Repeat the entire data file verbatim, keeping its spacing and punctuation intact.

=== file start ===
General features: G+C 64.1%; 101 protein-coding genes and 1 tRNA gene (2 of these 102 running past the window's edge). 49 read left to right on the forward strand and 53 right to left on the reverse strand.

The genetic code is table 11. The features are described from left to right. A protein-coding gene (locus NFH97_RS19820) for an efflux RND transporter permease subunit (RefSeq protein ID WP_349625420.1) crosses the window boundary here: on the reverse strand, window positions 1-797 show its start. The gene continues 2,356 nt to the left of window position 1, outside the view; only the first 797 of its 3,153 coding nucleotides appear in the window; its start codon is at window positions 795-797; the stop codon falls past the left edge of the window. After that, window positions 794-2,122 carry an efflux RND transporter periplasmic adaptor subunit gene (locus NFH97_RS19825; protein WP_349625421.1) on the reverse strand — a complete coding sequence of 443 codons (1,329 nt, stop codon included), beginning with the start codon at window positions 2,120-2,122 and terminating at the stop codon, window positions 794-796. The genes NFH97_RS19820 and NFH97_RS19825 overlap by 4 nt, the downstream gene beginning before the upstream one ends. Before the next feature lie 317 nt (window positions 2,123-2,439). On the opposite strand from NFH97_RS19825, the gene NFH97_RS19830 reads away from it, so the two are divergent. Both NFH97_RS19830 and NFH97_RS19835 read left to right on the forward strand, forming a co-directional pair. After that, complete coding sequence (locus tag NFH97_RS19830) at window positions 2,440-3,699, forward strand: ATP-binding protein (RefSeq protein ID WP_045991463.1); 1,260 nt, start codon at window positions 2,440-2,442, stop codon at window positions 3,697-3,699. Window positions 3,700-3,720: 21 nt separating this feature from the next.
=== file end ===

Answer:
General features: G+C 64.1%; 101 protein-coding genes and 1 tRNA gene (2 of these 102 running past the window's edge). 49 read left to right on the forward strand and 53 right to left on the reverse strand.

The genetic code is table 11. The features are described from left to right. A protein-coding gene (locus NFH97_RS19820) for an efflux RND transporter permease subunit (RefSeq protein ID WP_349625420.1) crosses the window boundary here: on the reverse strand, window positions 1-797 show its start. The gene continues 2,356 nt to the left of window position 1, outside the view; only the first 797 of its 3,153 coding nucleotides appear in the window; its start codon is at window positions 795-797; the stop codon falls past the left edge of the window. After that, window positions 794-2,122 carry an efflux RND transporter periplasmic adaptor subunit gene (locus NFH97_RS19825; protein WP_349625421.1) on the reverse strand — a complete coding sequence of 443 codons (1,329 nt, stop codon included), beginning with the start codon at window positions 2,120-2,122 and terminating at the stop codon, window positions 794-796. The genes NFH97_RS19820 and NFH97_RS19825 overlap by 4 nt, the downstream gene beginning before the upstream one ends. Before the next feature lie 317 nt (window positions 2,123-2,439). On the opposite strand from NFH97_RS19825, the gene NFH97_RS19830 reads away from it, so the two are divergent. Both NFH97_RS19830 and NFH97_RS19835 read left to right on the forward strand, forming a co-directional pair. After that, complete coding sequence (locus tag NFH97_RS19830) at window positions 2,440-3,699, forward strand: ATP-binding protein (RefSeq protein ID WP_045991463.1); 1,260 nt, start codon at window positions 2,440-2,442, stop codon at window positions 3,697-3,699. Window positions 3,700-3,720: 21 nt separating this feature from the next.